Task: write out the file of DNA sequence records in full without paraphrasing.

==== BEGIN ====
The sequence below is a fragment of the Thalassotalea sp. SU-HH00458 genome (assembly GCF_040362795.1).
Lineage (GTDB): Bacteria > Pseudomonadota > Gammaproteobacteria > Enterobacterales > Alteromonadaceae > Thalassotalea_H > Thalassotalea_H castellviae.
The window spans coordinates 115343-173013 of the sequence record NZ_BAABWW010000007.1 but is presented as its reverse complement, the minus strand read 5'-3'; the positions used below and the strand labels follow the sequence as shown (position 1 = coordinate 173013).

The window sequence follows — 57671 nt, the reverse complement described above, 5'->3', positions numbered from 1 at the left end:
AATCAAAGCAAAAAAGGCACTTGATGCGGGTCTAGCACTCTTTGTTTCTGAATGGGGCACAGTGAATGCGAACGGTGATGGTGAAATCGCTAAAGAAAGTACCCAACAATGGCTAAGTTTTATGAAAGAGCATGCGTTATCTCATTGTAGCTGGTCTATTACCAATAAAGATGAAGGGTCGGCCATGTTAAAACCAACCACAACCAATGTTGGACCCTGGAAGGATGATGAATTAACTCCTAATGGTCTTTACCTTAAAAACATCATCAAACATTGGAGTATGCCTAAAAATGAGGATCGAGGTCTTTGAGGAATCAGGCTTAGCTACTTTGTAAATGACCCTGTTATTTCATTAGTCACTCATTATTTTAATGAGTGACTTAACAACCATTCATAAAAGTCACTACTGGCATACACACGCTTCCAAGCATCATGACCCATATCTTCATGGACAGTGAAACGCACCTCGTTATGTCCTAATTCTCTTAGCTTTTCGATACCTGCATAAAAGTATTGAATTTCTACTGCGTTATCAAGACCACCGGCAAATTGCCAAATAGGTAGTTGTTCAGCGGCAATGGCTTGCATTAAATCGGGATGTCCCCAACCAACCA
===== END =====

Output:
The sequence below is a fragment of the Thalassotalea sp. SU-HH00458 genome (assembly GCF_040362795.1).
Lineage (GTDB): Bacteria > Pseudomonadota > Gammaproteobacteria > Enterobacterales > Alteromonadaceae > Thalassotalea_H > Thalassotalea_H castellviae.
The window spans coordinates 115343-173013 of the sequence record NZ_BAABWW010000007.1 but is presented as its reverse complement, the minus strand read 5'-3'; the positions used below and the strand labels follow the sequence as shown (position 1 = coordinate 173013).

The window sequence follows — 57671 nt, the reverse complement described above, 5'->3', positions numbered from 1 at the left end:
AATCAAAGCAAAAAAGGCACTTGATGCGGGTCTAGCACTCTTTGTTTCTGAATGGGGCACAGTGAATGCGAACGGTGATGGTGAAATCGCTAAAGAAAGTACCCAACAATGGCTAAGTTTTATGAAAGAGCATGCGTTATCTCATTGTAGCTGGTCTATTACCAATAAAGATGAAGGGTCGGCCATGTTAAAACCAACCACAACCAATGTTGGACCCTGGAAGGATGATGAATTAACTCCTAATGGTCTTTACCTTAAAAACATCATCAAACATTGGAGTATGCCTAAAAATGAGGATCGAGGTCTTTGAGGAATCAGGCTTAGCTACTTTGTAAATGACCCTGTTATTTCATTAGTCACTCATTATTTTAATGAGTGACTTAACAACCATTCATAAAAGTCACTACTGGCATACACACGCTTCCAAGCATCATGACCCATATCTTCATGGACAGTGAAACGCACCTCGTTATGTCCTAATTCTCTTAGCTTTTCGATACCTGCATAAAAGTATTGAATTTCTACTGCGTTATCAAGACCACCGGCAAATTGCCAAATAGGTAGTTGTTCAGCGGCAATGGCTTGCATTAAATCGGGATGTCCCCAACCAACCA